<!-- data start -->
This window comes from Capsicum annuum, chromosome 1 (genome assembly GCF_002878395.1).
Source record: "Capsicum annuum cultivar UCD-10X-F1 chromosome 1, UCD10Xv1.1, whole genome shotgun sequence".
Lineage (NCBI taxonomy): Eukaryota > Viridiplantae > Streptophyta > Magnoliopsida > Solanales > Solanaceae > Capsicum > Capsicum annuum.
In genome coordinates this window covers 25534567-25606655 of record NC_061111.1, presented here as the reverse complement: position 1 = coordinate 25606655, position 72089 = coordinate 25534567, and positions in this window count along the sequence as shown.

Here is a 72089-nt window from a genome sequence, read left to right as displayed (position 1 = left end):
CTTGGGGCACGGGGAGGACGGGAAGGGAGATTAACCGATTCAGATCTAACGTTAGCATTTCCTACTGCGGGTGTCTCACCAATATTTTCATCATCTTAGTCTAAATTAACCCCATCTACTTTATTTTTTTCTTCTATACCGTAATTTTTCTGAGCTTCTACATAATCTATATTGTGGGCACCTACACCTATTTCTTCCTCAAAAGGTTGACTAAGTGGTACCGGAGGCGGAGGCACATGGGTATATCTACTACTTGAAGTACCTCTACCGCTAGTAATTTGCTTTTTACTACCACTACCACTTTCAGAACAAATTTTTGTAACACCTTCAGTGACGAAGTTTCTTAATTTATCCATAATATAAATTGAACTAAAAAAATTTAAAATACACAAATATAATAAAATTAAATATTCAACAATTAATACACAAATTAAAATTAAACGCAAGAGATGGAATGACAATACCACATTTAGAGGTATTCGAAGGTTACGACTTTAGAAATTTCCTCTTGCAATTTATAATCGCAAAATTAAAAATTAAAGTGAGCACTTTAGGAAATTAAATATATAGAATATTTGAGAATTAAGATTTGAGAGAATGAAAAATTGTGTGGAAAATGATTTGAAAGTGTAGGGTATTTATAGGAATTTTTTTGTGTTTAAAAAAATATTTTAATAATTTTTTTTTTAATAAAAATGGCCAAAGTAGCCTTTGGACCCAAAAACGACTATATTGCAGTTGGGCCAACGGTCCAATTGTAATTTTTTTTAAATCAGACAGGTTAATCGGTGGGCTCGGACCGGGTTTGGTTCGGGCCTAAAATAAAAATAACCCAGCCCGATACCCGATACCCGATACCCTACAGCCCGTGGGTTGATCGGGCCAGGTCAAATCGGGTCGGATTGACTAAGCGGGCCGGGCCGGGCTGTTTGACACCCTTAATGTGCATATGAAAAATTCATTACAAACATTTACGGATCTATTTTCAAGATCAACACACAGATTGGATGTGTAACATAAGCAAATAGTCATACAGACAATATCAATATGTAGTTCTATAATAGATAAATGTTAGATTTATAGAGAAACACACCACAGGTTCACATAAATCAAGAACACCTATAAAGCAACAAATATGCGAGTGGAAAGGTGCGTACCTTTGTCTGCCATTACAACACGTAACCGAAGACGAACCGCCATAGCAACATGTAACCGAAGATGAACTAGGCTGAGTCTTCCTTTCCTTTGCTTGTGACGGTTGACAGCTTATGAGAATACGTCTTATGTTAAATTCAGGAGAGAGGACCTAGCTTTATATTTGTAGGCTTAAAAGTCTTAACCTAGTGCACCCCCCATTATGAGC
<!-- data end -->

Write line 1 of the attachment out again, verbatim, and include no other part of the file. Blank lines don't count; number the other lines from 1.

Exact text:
This window comes from Capsicum annuum, chromosome 1 (genome assembly GCF_002878395.1).